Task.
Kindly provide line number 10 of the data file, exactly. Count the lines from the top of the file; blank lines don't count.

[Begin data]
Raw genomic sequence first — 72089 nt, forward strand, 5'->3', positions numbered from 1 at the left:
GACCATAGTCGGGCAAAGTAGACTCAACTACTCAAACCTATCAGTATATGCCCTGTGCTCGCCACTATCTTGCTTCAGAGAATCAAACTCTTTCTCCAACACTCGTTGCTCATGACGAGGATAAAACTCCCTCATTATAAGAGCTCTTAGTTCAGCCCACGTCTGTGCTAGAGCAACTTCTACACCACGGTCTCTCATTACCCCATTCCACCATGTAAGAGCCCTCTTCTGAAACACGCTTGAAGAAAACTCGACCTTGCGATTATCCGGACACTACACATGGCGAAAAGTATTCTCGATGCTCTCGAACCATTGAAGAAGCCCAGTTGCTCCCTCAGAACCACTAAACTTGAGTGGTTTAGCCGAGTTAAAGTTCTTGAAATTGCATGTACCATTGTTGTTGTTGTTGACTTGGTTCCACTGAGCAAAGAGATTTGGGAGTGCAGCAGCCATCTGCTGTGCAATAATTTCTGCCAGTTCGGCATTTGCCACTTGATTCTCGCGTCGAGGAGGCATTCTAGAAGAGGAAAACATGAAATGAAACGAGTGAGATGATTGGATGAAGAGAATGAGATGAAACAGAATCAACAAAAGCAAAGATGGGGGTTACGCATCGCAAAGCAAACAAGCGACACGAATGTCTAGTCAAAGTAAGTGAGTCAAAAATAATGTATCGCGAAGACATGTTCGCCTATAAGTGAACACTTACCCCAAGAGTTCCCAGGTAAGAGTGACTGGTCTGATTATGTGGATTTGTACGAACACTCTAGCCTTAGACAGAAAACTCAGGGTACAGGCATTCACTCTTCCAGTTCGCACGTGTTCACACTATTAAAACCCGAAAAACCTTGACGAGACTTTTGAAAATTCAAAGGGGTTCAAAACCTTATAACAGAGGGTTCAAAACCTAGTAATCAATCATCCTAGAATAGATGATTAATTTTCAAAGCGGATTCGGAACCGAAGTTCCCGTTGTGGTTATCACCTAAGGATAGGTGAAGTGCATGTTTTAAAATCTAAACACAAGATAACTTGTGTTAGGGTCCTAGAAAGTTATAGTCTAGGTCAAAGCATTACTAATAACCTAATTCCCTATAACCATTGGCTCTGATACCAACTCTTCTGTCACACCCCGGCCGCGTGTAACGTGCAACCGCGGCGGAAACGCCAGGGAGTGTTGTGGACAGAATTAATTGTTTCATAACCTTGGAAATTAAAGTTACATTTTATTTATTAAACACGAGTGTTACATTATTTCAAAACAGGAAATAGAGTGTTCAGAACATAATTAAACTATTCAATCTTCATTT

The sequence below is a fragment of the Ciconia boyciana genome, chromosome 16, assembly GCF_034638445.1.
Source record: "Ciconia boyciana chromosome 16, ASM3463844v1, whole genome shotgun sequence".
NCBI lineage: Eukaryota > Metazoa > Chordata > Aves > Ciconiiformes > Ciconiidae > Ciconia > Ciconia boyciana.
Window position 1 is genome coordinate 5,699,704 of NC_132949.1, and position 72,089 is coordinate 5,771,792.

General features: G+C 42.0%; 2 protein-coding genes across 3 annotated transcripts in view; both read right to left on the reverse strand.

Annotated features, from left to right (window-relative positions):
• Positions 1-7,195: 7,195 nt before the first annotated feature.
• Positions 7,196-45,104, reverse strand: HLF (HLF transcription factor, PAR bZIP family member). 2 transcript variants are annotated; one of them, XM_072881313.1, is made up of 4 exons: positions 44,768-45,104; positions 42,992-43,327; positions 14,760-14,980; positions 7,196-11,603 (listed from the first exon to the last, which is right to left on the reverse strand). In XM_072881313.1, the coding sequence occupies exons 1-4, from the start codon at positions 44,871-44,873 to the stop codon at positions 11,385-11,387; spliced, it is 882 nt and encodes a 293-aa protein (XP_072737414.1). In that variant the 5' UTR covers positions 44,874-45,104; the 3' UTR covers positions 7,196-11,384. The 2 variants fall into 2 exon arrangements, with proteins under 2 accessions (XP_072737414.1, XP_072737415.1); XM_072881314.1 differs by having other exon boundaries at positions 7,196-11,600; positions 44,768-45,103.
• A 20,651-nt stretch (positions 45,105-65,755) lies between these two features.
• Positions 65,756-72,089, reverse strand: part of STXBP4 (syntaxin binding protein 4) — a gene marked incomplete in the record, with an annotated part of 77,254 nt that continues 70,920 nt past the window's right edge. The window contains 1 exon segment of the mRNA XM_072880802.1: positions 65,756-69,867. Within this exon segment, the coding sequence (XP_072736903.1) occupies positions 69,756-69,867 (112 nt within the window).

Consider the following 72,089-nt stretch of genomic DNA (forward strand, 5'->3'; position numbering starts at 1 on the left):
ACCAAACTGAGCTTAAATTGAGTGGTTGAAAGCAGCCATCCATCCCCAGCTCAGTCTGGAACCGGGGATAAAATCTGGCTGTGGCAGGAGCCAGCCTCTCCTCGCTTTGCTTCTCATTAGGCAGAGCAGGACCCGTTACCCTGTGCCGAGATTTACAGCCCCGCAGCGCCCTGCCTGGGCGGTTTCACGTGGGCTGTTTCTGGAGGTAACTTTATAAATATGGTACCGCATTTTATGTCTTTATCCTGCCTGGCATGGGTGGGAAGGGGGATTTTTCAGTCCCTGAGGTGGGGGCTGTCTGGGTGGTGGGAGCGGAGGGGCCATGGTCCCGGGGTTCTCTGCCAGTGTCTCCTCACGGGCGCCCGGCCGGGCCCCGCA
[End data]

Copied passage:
• Positions 7,196-45,104, reverse strand: HLF (HLF transcription factor, PAR bZIP family member). 2 transcript variants are annotated; one of them, XM_072881313.1, is made up of 4 exons: positions 44,768-45,104; positions 42,992-43,327; positions 14,760-14,980; positions 7,196-11,603 (listed from the first exon to the last, which is right to left on the reverse strand). In XM_072881313.1, the coding sequence occupies exons 1-4, from the start codon at positions 44,871-44,873 to the stop codon at positions 11,385-11,387; spliced, it is 882 nt and encodes a 293-aa protein (XP_072737414.1). In that variant the 5' UTR covers positions 44,874-45,104; the 3' UTR covers positions 7,196-11,384. The 2 variants fall into 2 exon arrangements, with proteins under 2 accessions (XP_072737414.1, XP_072737415.1); XM_072881314.1 differs by having other exon boundaries at positions 7,196-11,600; positions 44,768-45,103.